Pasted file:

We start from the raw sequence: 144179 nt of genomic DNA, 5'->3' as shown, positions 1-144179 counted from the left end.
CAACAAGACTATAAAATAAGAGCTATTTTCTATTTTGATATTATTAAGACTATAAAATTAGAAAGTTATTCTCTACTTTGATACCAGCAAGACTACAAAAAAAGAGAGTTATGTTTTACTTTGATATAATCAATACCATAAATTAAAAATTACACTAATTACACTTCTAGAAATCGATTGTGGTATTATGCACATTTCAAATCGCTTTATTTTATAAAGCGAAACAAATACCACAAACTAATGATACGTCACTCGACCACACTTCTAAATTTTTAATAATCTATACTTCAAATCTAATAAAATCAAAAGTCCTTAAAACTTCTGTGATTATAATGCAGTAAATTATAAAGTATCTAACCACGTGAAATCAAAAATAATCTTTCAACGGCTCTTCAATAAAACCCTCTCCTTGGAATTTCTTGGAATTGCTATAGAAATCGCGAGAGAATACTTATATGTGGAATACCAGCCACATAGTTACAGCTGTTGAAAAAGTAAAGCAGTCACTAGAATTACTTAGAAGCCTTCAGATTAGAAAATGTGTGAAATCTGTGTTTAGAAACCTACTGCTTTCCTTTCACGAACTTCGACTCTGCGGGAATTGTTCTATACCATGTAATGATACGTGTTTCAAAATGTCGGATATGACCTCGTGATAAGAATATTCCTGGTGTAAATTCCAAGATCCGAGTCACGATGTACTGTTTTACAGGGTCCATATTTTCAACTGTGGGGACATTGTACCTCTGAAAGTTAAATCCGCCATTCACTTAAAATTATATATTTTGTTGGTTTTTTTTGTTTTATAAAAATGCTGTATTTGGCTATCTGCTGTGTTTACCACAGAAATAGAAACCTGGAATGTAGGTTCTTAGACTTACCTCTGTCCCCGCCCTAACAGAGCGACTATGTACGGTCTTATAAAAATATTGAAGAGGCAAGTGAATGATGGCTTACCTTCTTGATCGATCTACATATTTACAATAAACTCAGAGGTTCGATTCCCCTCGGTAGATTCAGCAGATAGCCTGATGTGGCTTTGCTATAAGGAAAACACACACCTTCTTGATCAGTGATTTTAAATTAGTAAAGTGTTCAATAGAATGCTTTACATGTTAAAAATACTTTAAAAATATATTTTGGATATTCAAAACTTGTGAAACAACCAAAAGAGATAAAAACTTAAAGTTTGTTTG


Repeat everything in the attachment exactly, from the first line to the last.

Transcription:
We start from the raw sequence: 144179 nt of genomic DNA, 5'->3' as shown, positions 1-144179 counted from the left end.
CAACAAGACTATAAAATAAGAGCTATTTTCTATTTTGATATTATTAAGACTATAAAATTAGAAAGTTATTCTCTACTTTGATACCAGCAAGACTACAAAAAAAGAGAGTTATGTTTTACTTTGATATAATCAATACCATAAATTAAAAATTACACTAATTACACTTCTAGAAATCGATTGTGGTATTATGCACATTTCAAATCGCTTTATTTTATAAAGCGAAACAAATACCACAAACTAATGATACGTCACTCGACCACACTTCTAAATTTTTAATAATCTATACTTCAAATCTAATAAAATCAAAAGTCCTTAAAACTTCTGTGATTATAATGCAGTAAATTATAAAGTATCTAACCACGTGAAATCAAAAATAATCTTTCAACGGCTCTTCAATAAAACCCTCTCCTTGGAATTTCTTGGAATTGCTATAGAAATCGCGAGAGAATACTTATATGTGGAATACCAGCCACATAGTTACAGCTGTTGAAAAAGTAAAGCAGTCACTAGAATTACTTAGAAGCCTTCAGATTAGAAAATGTGTGAAATCTGTGTTTAGAAACCTACTGCTTTCCTTTCACGAACTTCGACTCTGCGGGAATTGTTCTATACCATGTAATGATACGTGTTTCAAAATGTCGGATATGACCTCGTGATAAGAATATTCCTGGTGTAAATTCCAAGATCCGAGTCACGATGTACTGTTTTACAGGGTCCATATTTTCAACTGTGGGGACATTGTACCTCTGAAAGTTAAATCCGCCATTCACTTAAAATTATATATTTTGTTGGTTTTTTTTGTTTTATAAAAATGCTGTATTTGGCTATCTGCTGTGTTTACCACAGAAATAGAAACCTGGAATGTAGGTTCTTAGACTTACCTCTGTCCCCGCCCTAACAGAGCGACTATGTACGGTCTTATAAAAATATTGAAGAGGCAAGTGAATGATGGCTTACCTTCTTGATCGATCTACATATTTACAATAAACTCAGAGGTTCGATTCCCCTCGGTAGATTCAGCAGATAGCCTGATGTGGCTTTGCTATAAGGAAAACACACACCTTCTTGATCAGTGATTTTAAATTAGTAAAGTGTTCAATAGAATGCTTTACATGTTAAAAATACTTTAAAAATATATTTTGGATATTCAAAACTTGTGAAACAACCAAAAGAGATAAAAACTTAAAGTTTGTTTG